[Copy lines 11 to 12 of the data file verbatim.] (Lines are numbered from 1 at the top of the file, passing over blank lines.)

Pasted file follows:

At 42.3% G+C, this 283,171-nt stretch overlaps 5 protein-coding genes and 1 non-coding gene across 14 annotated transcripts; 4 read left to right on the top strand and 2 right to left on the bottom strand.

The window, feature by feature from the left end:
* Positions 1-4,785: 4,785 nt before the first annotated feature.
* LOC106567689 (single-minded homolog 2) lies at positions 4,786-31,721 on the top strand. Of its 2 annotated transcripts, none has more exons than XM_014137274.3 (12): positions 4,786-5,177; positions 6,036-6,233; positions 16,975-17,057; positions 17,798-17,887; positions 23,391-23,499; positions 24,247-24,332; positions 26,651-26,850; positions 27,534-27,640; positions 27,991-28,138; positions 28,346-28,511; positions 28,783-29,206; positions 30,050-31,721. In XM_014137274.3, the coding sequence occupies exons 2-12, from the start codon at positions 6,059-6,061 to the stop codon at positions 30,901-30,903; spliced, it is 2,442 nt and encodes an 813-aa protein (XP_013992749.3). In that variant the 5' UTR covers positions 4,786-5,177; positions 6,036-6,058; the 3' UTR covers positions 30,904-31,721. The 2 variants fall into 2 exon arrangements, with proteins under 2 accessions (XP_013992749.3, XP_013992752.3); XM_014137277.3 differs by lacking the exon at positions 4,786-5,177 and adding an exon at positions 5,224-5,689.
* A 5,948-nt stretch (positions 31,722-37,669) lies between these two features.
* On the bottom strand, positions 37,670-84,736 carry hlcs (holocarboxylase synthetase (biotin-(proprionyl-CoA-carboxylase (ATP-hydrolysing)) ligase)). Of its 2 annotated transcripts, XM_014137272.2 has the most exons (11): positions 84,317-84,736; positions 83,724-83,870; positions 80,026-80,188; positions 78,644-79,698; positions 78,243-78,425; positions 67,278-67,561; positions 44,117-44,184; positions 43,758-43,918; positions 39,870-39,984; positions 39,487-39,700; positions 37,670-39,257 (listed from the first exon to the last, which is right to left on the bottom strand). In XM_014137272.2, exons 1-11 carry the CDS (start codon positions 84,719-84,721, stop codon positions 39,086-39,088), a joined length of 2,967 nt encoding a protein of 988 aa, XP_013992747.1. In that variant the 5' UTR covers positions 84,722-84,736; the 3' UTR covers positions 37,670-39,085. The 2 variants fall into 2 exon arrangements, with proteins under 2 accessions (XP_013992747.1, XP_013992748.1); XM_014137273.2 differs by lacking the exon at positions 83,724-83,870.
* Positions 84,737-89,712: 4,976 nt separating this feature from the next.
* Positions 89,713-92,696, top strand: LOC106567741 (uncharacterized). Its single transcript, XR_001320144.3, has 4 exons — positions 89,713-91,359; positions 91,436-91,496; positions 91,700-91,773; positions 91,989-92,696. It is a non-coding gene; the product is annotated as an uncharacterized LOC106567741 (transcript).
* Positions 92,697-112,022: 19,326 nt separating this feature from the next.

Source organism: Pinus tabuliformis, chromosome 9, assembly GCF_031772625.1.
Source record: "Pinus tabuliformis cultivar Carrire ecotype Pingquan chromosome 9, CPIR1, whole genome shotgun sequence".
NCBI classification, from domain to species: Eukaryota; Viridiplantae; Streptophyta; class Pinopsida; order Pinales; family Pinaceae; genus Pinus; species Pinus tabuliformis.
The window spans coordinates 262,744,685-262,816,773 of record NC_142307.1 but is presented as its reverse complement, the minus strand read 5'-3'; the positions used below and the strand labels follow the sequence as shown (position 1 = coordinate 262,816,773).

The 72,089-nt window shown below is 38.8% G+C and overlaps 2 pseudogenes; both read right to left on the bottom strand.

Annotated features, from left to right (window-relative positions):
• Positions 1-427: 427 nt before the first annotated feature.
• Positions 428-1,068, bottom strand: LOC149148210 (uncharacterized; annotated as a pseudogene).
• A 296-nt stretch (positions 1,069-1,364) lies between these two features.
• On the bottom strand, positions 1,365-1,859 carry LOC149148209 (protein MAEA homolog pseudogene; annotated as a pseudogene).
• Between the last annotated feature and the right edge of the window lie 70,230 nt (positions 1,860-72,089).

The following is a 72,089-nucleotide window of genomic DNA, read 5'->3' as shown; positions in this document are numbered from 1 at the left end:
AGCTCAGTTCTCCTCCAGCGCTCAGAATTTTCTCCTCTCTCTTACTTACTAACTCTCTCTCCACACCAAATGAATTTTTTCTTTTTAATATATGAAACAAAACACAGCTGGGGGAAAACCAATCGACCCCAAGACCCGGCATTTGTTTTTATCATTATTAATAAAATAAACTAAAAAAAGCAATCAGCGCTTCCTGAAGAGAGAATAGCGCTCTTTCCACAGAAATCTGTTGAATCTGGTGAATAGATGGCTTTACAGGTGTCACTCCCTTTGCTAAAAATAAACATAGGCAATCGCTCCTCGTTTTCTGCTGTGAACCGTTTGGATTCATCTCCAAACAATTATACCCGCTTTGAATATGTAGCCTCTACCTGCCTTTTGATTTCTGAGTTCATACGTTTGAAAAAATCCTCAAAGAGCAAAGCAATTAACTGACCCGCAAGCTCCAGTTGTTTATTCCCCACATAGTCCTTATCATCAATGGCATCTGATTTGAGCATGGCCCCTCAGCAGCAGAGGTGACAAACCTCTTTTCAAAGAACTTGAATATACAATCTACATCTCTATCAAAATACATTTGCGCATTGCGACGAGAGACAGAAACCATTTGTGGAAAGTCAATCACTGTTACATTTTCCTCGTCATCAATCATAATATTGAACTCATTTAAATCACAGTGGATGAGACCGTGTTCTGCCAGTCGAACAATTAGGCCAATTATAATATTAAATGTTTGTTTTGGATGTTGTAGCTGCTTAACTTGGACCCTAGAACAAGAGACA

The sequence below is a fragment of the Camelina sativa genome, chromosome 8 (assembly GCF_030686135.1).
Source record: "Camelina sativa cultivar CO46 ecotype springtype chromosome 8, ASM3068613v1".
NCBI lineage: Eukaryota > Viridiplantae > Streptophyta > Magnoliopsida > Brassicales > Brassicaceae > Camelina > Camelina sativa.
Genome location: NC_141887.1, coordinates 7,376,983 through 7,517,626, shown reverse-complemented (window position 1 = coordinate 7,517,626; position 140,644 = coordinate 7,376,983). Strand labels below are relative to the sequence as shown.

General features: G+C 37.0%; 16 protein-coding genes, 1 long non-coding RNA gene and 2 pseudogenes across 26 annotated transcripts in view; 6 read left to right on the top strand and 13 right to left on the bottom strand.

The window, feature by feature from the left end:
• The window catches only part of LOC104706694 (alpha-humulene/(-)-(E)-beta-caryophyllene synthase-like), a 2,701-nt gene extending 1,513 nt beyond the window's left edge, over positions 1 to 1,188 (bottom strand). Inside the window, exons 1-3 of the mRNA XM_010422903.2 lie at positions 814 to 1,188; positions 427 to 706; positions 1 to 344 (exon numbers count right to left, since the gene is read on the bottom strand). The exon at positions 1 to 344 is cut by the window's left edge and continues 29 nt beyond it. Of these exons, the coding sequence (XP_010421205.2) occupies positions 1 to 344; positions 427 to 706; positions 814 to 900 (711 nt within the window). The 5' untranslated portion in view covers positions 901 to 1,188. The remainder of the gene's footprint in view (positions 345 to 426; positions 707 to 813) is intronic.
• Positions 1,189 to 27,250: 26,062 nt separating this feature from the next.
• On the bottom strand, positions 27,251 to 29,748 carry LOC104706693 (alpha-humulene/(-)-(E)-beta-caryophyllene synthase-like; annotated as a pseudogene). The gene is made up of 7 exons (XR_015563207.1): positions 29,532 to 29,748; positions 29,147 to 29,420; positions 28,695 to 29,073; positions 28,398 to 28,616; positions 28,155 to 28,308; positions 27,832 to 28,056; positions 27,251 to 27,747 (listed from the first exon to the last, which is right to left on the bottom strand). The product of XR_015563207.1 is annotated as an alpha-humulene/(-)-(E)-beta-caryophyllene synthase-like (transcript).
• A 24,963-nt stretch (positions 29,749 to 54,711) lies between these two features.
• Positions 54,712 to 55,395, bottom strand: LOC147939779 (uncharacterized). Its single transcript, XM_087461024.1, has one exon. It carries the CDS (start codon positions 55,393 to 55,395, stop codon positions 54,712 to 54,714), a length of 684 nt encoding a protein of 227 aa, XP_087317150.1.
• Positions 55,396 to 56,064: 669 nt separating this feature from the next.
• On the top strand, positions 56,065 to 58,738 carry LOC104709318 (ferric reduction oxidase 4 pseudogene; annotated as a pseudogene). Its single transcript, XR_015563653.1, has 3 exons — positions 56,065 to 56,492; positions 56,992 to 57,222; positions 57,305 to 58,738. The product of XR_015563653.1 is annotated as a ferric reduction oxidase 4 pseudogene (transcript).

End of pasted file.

Source record: "Pinus tabuliformis cultivar Carrire ecotype Pingquan chromosome 9, CPIR1, whole genome shotgun sequence".
NCBI classification, from domain to species: Eukaryota; Viridiplantae; Streptophyta; class Pinopsida; order Pinales; family Pinaceae; genus Pinus; species Pinus tabuliformis.